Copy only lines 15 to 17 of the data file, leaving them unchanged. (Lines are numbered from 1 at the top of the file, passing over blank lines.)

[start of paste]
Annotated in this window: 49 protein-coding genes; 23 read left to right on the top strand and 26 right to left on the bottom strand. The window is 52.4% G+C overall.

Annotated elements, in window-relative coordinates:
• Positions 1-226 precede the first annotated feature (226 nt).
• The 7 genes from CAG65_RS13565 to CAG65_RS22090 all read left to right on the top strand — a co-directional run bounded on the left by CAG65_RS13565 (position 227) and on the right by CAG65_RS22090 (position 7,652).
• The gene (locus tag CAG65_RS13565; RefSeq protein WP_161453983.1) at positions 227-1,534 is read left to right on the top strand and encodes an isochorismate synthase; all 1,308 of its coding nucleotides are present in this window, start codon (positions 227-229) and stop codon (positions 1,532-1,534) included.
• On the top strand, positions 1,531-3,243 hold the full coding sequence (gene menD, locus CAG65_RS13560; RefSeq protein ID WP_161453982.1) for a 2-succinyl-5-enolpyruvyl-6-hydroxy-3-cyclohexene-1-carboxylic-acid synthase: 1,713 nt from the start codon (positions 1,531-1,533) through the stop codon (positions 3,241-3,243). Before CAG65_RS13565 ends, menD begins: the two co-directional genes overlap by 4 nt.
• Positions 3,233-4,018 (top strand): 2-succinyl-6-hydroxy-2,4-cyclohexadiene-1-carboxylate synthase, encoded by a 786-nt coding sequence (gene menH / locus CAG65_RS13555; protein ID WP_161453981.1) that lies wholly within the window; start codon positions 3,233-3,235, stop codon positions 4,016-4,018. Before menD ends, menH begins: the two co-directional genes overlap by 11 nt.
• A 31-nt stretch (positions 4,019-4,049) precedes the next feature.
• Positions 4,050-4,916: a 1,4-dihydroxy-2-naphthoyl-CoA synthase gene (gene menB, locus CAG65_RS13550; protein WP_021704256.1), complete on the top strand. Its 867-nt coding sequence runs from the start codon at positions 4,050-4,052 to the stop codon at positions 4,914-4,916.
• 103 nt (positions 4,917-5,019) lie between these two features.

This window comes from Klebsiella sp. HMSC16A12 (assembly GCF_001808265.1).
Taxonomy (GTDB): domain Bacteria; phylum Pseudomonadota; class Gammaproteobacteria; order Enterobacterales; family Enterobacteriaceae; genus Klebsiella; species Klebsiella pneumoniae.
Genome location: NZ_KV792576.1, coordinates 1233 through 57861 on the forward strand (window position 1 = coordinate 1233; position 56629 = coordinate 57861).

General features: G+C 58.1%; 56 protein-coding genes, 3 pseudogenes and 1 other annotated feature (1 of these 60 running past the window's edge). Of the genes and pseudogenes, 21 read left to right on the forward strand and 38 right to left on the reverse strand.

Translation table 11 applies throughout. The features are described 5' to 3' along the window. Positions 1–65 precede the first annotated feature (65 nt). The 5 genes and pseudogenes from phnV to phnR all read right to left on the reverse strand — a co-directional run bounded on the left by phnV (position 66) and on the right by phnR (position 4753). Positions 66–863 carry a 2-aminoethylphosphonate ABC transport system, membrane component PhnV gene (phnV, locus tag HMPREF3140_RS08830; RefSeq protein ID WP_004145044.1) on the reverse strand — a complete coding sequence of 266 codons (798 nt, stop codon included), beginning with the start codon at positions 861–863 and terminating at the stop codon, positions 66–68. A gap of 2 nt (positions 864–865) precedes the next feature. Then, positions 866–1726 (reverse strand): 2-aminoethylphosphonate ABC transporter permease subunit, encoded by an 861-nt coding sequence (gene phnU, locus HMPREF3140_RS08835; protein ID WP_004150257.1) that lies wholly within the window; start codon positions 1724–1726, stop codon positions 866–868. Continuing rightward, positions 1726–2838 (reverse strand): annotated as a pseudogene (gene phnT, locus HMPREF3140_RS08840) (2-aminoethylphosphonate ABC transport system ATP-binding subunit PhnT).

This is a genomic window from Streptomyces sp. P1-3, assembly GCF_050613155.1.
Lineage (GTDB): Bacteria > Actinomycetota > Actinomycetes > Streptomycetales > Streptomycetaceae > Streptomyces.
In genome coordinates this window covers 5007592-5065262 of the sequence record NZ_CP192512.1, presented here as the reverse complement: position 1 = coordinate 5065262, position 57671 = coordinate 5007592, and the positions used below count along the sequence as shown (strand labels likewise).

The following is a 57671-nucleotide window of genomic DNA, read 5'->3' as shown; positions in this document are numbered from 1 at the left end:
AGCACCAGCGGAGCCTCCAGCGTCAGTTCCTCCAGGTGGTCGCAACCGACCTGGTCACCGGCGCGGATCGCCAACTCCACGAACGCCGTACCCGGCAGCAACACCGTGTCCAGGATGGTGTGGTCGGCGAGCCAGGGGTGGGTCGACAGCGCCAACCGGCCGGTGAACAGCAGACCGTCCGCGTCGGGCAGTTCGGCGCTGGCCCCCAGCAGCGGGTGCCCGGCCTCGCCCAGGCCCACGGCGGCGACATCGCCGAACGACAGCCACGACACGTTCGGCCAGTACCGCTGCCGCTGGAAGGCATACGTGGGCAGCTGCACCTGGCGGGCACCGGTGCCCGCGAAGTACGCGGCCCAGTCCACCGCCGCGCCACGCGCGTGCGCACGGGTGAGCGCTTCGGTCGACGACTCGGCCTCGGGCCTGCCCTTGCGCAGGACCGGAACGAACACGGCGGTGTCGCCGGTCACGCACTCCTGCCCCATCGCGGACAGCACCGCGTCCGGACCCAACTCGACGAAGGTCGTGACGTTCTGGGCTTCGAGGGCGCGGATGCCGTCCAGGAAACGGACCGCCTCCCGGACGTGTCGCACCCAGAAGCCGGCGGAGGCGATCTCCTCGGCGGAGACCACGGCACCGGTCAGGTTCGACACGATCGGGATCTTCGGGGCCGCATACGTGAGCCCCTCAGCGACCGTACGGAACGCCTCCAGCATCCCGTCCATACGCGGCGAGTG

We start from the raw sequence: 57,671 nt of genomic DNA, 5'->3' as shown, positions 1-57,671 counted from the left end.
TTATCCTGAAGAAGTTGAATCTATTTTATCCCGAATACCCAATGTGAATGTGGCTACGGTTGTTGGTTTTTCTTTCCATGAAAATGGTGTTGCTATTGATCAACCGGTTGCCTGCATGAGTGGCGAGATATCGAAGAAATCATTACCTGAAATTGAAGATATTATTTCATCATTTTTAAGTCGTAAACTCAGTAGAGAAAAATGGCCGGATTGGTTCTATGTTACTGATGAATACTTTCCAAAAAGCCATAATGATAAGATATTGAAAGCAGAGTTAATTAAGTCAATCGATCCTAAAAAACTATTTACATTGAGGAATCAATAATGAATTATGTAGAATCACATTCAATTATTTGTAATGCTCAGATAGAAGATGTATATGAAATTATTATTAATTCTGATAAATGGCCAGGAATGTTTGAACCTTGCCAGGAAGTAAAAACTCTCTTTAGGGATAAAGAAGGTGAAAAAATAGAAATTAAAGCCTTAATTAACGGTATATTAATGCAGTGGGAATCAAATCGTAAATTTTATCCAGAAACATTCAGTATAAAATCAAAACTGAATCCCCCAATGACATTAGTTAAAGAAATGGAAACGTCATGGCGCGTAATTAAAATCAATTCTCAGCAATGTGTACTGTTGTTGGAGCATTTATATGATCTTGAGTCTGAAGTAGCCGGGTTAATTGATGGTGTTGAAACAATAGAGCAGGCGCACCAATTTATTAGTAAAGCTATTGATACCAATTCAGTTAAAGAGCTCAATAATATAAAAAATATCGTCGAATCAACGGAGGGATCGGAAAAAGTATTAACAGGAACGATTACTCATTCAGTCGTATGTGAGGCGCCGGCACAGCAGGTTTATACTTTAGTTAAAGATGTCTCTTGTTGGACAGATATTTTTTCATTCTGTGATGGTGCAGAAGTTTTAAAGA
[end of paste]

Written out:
Translation table 11 applies throughout. The features are described 5' to 3' along the window. Positions 1–65 precede the first annotated feature (65 nt). The 5 genes and pseudogenes from phnV to phnR all read right to left on the reverse strand — a co-directional run bounded on the left by phnV (position 66) and on the right by phnR (position 4753). Positions 66–863 carry a 2-aminoethylphosphonate ABC transport system, membrane component PhnV gene (phnV, locus tag HMPREF3140_RS08830; RefSeq protein ID WP_004145044.1) on the reverse strand — a complete coding sequence of 266 codons (798 nt, stop codon included), beginning with the start codon at positions 861–863 and terminating at the stop codon, positions 66–68. A gap of 2 nt (positions 864–865) precedes the next feature. Then, positions 866–1726 (reverse strand): 2-aminoethylphosphonate ABC transporter permease subunit, encoded by an 861-nt coding sequence (gene phnU, locus HMPREF3140_RS08835; protein ID WP_004150257.1) that lies wholly within the window; start codon positions 1724–1726, stop codon positions 866–868. Continuing rightward, positions 1726–2838 (reverse strand): annotated as a pseudogene (gene phnT, locus HMPREF3140_RS08840) (2-aminoethylphosphonate ABC transport system ATP-binding subunit PhnT).

This is a genomic window from Streptomyces sp. P1-3, assembly GCF_050613155.1.
Lineage (GTDB): Bacteria > Actinomycetota > Actinomycetes > Streptomycetales > Streptomycetaceae > Streptomyces.